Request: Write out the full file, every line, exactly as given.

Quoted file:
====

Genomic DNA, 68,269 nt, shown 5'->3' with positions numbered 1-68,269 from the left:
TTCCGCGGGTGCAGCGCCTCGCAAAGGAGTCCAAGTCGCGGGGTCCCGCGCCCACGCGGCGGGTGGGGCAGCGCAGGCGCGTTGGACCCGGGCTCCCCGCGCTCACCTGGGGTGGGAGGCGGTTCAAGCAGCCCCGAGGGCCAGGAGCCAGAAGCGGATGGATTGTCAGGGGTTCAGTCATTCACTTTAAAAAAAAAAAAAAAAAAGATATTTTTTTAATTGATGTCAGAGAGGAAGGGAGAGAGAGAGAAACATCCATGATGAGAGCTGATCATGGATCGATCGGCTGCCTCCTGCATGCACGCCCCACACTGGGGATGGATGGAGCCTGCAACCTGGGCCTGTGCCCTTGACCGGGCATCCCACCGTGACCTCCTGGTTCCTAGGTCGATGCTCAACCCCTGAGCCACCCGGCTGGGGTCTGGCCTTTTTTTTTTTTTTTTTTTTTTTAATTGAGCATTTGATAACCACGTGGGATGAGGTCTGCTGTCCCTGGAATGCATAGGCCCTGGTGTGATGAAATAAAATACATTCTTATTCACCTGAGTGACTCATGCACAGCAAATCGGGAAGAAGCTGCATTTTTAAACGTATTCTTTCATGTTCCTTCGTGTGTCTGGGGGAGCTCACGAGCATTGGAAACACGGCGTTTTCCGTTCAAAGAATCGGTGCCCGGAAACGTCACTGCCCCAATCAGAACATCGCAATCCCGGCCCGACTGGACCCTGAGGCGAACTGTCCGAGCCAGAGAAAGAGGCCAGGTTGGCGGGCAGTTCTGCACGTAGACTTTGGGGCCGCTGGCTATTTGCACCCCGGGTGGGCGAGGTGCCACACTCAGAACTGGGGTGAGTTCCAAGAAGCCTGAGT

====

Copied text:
Genomic DNA, 68,269 nt, shown 5'->3' with positions numbered 1-68,269 from the left:
TTCCGCGGGTGCAGCGCCTCGCAAAGGAGTCCAAGTCGCGGGGTCCCGCGCCCACGCGGCGGGTGGGGCAGCGCAGGCGCGTTGGACCCGGGCTCCCCGCGCTCACCTGGGGTGGGAGGCGGTTCAAGCAGCCCCGAGGGCCAGGAGCCAGAAGCGGATGGATTGTCAGGGGTTCAGTCATTCACTTTAAAAAAAAAAAAAAAAAAGATATTTTTTTAATTGATGTCAGAGAGGAAGGGAGAGAGAGAGAAACATCCATGATGAGAGCTGATCATGGATCGATCGGCTGCCTCCTGCATGCACGCCCCACACTGGGGATGGATGGAGCCTGCAACCTGGGCCTGTGCCCTTGACCGGGCATCCCACCGTGACCTCCTGGTTCCTAGGTCGATGCTCAACCCCTGAGCCACCCGGCTGGGGTCTGGCCTTTTTTTTTTTTTTTTTTTTTTTAATTGAGCATTTGATAACCACGTGGGATGAGGTCTGCTGTCCCTGGAATGCATAGGCCCTGGTGTGATGAAATAAAATACATTCTTATTCACCTGAGTGACTCATGCACAGCAAATCGGGAAGAAGCTGCATTTTTAAACGTATTCTTTCATGTTCCTTCGTGTGTCTGGGGGAGCTCACGAGCATTGGAAACACGGCGTTTTCCGTTCAAAGAATCGGTGCCCGGAAACGTCACTGCCCCAATCAGAACATCGCAATCCCGGCCCGACTGGACCCTGAGGCGAACTGTCCGAGCCAGAGAAAGAGGCCAGGTTGGCGGGCAGTTCTGCACGTAGACTTTGGGGCCGCTGGCTATTTGCACCCCGGGTGGGCGAGGTGCCACACTCAGAACTGGGGTGAGTTCCAAGAAGCCTGAGT